Even if you don’t have relatives from Loch Fyne, do have a look at the website to see just what can be done by a collaboration of family and local history: you can follow the links below. I’m so impressed!
The Place (topographical map with houses numbered and links to the residents)
The Houses (with details of who lived in each house between 1841-2007.
The People (as yet the weakest link, but I have no doubt this will change.
Congratulations to all the people behind this fantastic enterprise and thanks again to Sheila!
I am participating in the A to Z 2012 blog challenge throughout April. My theme is a genealogical travelogue or a travel genealogue (I’m not sure which).
G requires grit to get to the end!
G is for Goroka (Papua New Guinea)
Some places are larger than life and offer experiences beyond your imagination. Goroka, headquarters of the Eastern Highlands District/Province of Papua New Guinea (PNG) is one such place. We lived there for a few years in the 1970s arriving from the tiny town of Alotau and being bedazzled by the shops and variety on offer. Before you get the wrong idea, Goroka was not a thriving urban metropolis with glittering shops…not at all, it was just that we’d become accustomed to shopping by post/catalogue, ordering food in by trawler, or shopping at one of the four trade stores in Alotau.
Nothing about Goroka was mundane or familiar to anyone who grew up elsewhere (which included me, but not my husband). When you live in PNG, you become accustomed to people wandering around almost naked: warriors in beads and loin cloths, women in beads and slightly larger loin cloths and almost always a child at the breast, men and women shiny with pig grease to keep the cold out, and smelling of smoke from living in a hut with only a tiny gap in the roof for ventilation. We had a village at the back of our government-issued house and a squatter settlement down the end of the street…anything left under the house had a habit of going walkabout. Yet strangely our vegetable patch survived untouched.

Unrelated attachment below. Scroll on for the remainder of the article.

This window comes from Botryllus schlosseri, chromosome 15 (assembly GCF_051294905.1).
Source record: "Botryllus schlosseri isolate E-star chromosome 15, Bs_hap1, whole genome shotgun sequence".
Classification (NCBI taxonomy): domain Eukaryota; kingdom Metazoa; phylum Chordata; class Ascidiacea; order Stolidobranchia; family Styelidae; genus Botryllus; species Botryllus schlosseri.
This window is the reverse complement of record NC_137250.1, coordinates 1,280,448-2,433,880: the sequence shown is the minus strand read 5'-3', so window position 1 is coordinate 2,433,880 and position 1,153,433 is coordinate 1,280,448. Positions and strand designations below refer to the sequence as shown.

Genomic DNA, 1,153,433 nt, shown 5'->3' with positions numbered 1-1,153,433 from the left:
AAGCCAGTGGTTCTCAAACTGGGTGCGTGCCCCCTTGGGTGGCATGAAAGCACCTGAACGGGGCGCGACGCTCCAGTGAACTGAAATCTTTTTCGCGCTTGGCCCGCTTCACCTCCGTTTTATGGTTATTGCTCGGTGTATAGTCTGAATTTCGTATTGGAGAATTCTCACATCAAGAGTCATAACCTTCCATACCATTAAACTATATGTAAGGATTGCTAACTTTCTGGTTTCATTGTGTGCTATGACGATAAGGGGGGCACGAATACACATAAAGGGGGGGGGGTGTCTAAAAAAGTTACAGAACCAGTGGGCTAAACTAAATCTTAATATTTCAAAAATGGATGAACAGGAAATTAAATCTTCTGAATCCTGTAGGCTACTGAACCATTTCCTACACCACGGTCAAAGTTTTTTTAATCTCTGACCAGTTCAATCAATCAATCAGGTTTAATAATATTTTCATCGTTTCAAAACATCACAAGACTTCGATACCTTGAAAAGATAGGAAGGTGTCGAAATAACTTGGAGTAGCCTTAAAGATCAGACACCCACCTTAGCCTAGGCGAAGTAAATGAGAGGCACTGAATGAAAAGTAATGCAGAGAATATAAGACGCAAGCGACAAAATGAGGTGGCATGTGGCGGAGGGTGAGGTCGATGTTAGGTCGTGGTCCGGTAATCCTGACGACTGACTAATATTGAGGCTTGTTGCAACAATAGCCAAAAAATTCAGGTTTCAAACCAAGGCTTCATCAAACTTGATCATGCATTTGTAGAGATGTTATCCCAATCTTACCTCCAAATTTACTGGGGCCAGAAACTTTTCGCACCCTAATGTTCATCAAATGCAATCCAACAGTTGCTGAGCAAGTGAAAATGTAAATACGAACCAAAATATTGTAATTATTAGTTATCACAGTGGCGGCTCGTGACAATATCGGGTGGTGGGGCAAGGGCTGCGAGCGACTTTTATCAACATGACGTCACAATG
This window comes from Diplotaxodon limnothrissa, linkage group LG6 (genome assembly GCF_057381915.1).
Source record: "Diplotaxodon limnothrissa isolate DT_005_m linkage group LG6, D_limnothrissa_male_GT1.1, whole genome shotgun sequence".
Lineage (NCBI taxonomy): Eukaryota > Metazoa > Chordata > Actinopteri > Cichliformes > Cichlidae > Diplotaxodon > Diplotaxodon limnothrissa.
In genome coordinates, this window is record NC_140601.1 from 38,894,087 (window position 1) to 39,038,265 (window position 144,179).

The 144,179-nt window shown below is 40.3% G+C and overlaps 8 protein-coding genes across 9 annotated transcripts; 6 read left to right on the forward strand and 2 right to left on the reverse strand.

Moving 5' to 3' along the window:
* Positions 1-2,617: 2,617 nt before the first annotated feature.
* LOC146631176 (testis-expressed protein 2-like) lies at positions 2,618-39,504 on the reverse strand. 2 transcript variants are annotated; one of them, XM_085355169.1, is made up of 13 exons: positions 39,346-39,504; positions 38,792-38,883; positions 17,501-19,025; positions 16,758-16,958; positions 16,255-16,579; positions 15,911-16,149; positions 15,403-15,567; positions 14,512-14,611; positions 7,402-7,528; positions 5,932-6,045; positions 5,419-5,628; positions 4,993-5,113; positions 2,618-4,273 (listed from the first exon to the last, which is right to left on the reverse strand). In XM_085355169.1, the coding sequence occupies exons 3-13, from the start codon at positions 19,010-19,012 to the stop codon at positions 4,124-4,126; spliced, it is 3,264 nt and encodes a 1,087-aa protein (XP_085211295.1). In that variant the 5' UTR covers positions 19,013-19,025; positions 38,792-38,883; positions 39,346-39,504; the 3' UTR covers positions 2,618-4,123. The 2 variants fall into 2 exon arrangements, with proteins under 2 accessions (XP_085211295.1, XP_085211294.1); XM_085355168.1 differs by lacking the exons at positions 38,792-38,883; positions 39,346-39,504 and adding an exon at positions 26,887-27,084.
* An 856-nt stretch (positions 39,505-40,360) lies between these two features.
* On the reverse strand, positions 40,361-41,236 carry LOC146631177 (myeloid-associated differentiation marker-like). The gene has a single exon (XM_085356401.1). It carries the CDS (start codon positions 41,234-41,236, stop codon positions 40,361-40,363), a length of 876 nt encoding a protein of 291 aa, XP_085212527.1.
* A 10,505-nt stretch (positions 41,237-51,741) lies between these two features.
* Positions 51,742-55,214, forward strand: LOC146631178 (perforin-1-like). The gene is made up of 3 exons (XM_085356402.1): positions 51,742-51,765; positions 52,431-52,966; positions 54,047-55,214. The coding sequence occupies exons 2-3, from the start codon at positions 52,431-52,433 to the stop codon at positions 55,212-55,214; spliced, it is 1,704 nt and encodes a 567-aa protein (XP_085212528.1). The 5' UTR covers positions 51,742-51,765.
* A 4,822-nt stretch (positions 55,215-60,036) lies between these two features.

Goroka is at 1600 metres (about 5200 ft) and sits among high mountains. It has a fantastic climate: about 21C daily all year, and cool enough for blankets at night. Heaven! The local Seventh Day Adventist Mission at nearby Kabiufa grew fresh vegetables and flowers and we’d drive there each Sunday after Mass to buy up for the week. Until then I’d never eaten broccoli or cauliflower, for example, and these were miniature versions, so cute. We had a great system going where we sent fresh vegetables in an esky to my in-laws on the coast, and they sent us fresh crayfish tails in return. I can’t tell you how much our friends loved us when the flight came in, and how much we all enjoyed the delicious crayfish curry.
Goroka was accessible by road to other places via the Highlands Highway which was an adventure in itself. We drove to Lae one year with my parents, something of a challenge to our little Datsun 1200. We took day trips up to Daulo Pass or down to Lufa for a picnic: something that always drew a crowd in the Highlands..no chance of going anywhere without someone watching you. On one return drive to Daulo, we came around a corner with a small cluster of warriors running towards us, spears in hand, and “singing”, plainly intent on some stoush or other. We locked the car doors, made no eye contact and kept our fingers crossed. Mercifully they had other issues to deal with and were not interested in us. Payback is huge in PNG, over the loss of a pig, issues with women, perceived slights etc. Best not to be around when that happens!